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|State||Citation||Description/Statute Name||Question||Brief answer||Language from the opinion||When does the case apply?|
|Wyoming||1980 Wyo. Att'y Gen. Op. No. 80-09 (May 29, 1980)||Opinion No. 80-09 (1980)||What authority do county or municipal courts have to set fines or fees?||
A municipality may adopt an ordinance providing for a lesser penalty than that provided for by the statutory code, which provides for mandatory jail sentence of one day for any+ See more
person convicted of driving or being in control of a motor vehicle while under the influence of intoxicating liquor, etc.
There are cases which hold that municipalities may not enact their own penalties; and cases which hold to the contrary. The differences between the cases appear to turn on a+ See more
combination of factors. In arriving at these diverse results, courts have recognized the following distinctions: felonies or misdemeanors; the presence or absence of home rule; the presence or absence of express municipal authority; and the presence or absence of clear and express language indicating state preemption. For the reasons hereafter stated, we conclude that municipalities may enact their own penalties for the crime of DWUI. Although some may believe the result anomalous, we find merit in the argument that had the legislature intended to impose mandatory jail sentences on our cities and towns, it would have done so by simple, clear, and express language. Municipalities have express powers to govern themselves and to regulate local affairs. Municipalities have been granted express power to regulate the use of streets by the legislature. Clear and express limitation of the power to regulate the use of streets does not appear in the statutes; nor has the legislature clearly and expressly indicated its desire to gain exclusive jurisdiction over DWUI in W.S. 31-5-233 (1977) or in Senate Enrolled Act No. 32. The provision of a lesser penalty in a municipal ordinance does [*12] not create conflict with a state law on the same subject, provided the crimes are of a similar class. Therefore, municipalities may regulate DWUI by passing ordinances with lesser penalties than provided by Senate Enrolled Act No. 32.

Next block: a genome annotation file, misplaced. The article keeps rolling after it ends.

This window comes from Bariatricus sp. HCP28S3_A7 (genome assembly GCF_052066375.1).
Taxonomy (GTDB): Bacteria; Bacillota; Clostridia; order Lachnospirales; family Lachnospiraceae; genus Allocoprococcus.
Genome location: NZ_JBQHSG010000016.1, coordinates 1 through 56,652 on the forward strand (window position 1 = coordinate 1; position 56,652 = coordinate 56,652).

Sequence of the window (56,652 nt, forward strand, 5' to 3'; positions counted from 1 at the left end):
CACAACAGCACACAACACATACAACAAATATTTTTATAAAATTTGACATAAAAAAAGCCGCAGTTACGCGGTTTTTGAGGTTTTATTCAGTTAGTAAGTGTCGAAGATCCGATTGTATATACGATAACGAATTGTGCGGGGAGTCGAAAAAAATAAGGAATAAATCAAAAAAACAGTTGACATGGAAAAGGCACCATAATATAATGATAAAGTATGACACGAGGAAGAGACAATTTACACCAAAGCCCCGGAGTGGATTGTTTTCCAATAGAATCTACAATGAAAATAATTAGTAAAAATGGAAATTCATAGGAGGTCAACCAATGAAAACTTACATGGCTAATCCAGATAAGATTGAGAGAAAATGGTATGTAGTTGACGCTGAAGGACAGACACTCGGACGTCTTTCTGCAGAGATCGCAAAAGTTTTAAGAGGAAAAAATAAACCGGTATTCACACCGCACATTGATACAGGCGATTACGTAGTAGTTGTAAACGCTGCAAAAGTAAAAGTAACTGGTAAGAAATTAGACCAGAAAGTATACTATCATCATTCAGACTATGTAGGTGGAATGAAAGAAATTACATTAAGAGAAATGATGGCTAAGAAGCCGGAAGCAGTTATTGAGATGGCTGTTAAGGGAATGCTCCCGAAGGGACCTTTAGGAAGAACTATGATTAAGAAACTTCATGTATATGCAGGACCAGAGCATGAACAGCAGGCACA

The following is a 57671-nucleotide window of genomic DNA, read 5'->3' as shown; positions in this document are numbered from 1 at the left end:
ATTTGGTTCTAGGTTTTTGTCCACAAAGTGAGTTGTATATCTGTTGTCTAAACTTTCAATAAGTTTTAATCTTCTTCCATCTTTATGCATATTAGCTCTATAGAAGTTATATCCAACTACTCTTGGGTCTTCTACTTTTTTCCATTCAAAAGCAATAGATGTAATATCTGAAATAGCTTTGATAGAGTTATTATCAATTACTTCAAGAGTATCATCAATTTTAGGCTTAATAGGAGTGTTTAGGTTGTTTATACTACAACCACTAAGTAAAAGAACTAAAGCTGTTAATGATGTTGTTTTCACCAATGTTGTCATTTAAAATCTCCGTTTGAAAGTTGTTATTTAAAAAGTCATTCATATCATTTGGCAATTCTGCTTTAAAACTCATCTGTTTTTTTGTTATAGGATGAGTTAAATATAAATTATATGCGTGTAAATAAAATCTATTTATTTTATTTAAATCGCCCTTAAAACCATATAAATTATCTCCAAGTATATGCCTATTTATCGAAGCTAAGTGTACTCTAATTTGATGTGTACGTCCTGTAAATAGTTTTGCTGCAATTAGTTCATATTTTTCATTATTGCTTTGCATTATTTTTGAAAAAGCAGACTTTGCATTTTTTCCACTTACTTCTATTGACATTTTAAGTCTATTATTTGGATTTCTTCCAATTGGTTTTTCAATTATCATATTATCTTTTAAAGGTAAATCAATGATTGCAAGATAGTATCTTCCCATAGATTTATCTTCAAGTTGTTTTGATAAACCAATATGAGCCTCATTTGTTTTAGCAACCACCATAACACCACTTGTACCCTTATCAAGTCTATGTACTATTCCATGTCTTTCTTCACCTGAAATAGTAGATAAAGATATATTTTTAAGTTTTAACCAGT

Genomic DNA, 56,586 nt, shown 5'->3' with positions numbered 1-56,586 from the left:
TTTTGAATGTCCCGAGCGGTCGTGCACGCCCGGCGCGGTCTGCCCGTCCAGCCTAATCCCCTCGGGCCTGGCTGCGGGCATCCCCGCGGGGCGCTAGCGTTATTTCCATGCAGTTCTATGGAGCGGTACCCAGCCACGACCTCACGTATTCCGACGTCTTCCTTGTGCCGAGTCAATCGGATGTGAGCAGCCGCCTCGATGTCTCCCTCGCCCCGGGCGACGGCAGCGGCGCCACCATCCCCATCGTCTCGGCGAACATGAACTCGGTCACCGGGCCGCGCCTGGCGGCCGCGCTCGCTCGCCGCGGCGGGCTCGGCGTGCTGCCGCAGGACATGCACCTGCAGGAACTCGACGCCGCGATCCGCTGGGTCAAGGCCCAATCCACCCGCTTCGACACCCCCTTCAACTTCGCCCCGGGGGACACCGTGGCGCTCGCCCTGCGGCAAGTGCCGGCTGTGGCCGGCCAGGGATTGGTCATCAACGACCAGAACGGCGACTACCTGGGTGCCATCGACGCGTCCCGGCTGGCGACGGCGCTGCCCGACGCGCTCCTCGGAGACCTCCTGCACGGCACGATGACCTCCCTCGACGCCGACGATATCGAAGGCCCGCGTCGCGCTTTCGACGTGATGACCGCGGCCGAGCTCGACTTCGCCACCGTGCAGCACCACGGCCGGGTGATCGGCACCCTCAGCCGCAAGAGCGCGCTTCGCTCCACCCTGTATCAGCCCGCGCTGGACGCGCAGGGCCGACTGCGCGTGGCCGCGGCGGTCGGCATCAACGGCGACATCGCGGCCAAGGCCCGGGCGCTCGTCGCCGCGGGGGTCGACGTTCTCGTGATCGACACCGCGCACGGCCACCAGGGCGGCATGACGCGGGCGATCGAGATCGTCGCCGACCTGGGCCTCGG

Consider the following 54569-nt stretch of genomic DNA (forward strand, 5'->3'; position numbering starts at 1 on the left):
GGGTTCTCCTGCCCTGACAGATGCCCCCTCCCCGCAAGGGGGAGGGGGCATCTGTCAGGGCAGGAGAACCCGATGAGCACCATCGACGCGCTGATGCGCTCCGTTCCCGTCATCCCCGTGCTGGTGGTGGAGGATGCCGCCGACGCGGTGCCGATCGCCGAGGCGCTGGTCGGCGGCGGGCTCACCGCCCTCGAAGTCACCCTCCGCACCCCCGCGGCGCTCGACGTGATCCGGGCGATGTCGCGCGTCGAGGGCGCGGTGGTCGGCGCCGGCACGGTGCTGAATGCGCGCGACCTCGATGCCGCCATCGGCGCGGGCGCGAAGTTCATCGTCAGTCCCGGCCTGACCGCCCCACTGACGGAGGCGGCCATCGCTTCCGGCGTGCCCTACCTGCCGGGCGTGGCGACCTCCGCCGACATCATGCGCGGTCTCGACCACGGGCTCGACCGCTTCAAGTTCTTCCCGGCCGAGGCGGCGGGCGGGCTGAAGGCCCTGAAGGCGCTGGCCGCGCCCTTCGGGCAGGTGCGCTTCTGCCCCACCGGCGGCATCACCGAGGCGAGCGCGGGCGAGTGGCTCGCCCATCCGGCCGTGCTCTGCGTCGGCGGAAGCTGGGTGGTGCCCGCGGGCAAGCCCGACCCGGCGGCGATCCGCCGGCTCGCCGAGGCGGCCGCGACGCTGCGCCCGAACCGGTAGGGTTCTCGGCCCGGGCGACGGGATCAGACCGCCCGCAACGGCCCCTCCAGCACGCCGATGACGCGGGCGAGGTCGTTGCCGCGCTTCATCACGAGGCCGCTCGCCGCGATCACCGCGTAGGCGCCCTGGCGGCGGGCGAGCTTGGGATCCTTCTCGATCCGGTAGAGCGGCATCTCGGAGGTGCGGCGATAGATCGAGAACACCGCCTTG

|Fines and fees|
|Wyoming||1985 Wyo. Att'y Gen. Op. No. 85-001 (April 19, 1985)||1985 Op. Atty Gen. Wyo. 1||Other applicable opinions||The county sheriff or county may proceed against a person that is physically incarcerated for all medical bills when the person is incarcerated, regardless of the source of the injury.||
In conclusion, then, the county sheriff is responsible for all medical bills incurred in the treatment of those persons who are in his custody, whether or not such persons have+ See more
ever been physically incarcerated in the county jail and regardless of the source of the injury. The county commissioners must reimburse him for these costs. A person's indigency has no bearing upon the initial determination of responsibility. If the person is not indigent the sheriff or county may proceed against him in a suit for reimbursement. [*12] If the person is in fact indigent, the sheriff or county has no recourse for recovery against either the county hospital or the state welfare system.
|Fines and fees|
|Wyoming||1987 Wyo. Att'y Gen. Op. No. 87-006 (May 28, 1987)||1987 Op. Atty Gen. Wyo. 19||After incarceration the board of parole has exclusive jurisdiction to administer the restitution imposed at sentencing by the court.||
After incarceration the board of parole has exclusive jurisdiction to administer the restitution imposed at sentencing by the court. Section 7-13-424, W.S. 1977, provides the board of parole with+ See more
a comprehensive scheme of parole restitution: the board shall provide for restitution on parole, may modify restitution imposed by the sentencing court, modify restitution imposed by the board or waive it entirely. Under § 7-13-413, W.S. 1977, the board is given the power to adopt rules and regulations governing the performance of duties of parole officers and the administration of the act. Thus it is reasonable that the probation and parole board could take on the responsibility of collecting and disbursing restitution if so ordered by the court.